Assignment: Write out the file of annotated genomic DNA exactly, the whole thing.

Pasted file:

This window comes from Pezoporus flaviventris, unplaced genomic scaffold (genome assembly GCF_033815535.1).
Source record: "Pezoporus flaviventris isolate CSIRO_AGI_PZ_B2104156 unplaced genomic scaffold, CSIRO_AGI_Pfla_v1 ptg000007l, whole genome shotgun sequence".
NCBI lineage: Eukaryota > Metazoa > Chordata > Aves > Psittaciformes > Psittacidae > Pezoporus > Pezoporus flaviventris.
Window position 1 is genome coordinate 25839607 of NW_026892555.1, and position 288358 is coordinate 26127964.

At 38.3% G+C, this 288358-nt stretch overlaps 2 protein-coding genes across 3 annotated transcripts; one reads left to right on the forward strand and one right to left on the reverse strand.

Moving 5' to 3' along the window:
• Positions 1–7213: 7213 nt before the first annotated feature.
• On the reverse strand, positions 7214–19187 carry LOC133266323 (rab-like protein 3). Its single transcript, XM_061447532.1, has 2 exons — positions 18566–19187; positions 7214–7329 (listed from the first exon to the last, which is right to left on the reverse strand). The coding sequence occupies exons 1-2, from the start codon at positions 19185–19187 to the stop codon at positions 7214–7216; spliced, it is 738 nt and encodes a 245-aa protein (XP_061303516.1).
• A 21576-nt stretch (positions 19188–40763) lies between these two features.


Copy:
This window comes from Pezoporus flaviventris, unplaced genomic scaffold (genome assembly GCF_033815535.1).
Source record: "Pezoporus flaviventris isolate CSIRO_AGI_PZ_B2104156 unplaced genomic scaffold, CSIRO_AGI_Pfla_v1 ptg000007l, whole genome shotgun sequence".
NCBI lineage: Eukaryota > Metazoa > Chordata > Aves > Psittaciformes > Psittacidae > Pezoporus > Pezoporus flaviventris.
Window position 1 is genome coordinate 25839607 of NW_026892555.1, and position 288358 is coordinate 26127964.

At 38.3% G+C, this 288358-nt stretch overlaps 2 protein-coding genes across 3 annotated transcripts; one reads left to right on the forward strand and one right to left on the reverse strand.

Moving 5' to 3' along the window:
• Positions 1–7213: 7213 nt before the first annotated feature.
• On the reverse strand, positions 7214–19187 carry LOC133266323 (rab-like protein 3). Its single transcript, XM_061447532.1, has 2 exons — positions 18566–19187; positions 7214–7329 (listed from the first exon to the last, which is right to left on the reverse strand). The coding sequence occupies exons 1-2, from the start codon at positions 19185–19187 to the stop codon at positions 7214–7216; spliced, it is 738 nt and encodes a 245-aa protein (XP_061303516.1).
• A 21576-nt stretch (positions 19188–40763) lies between these two features.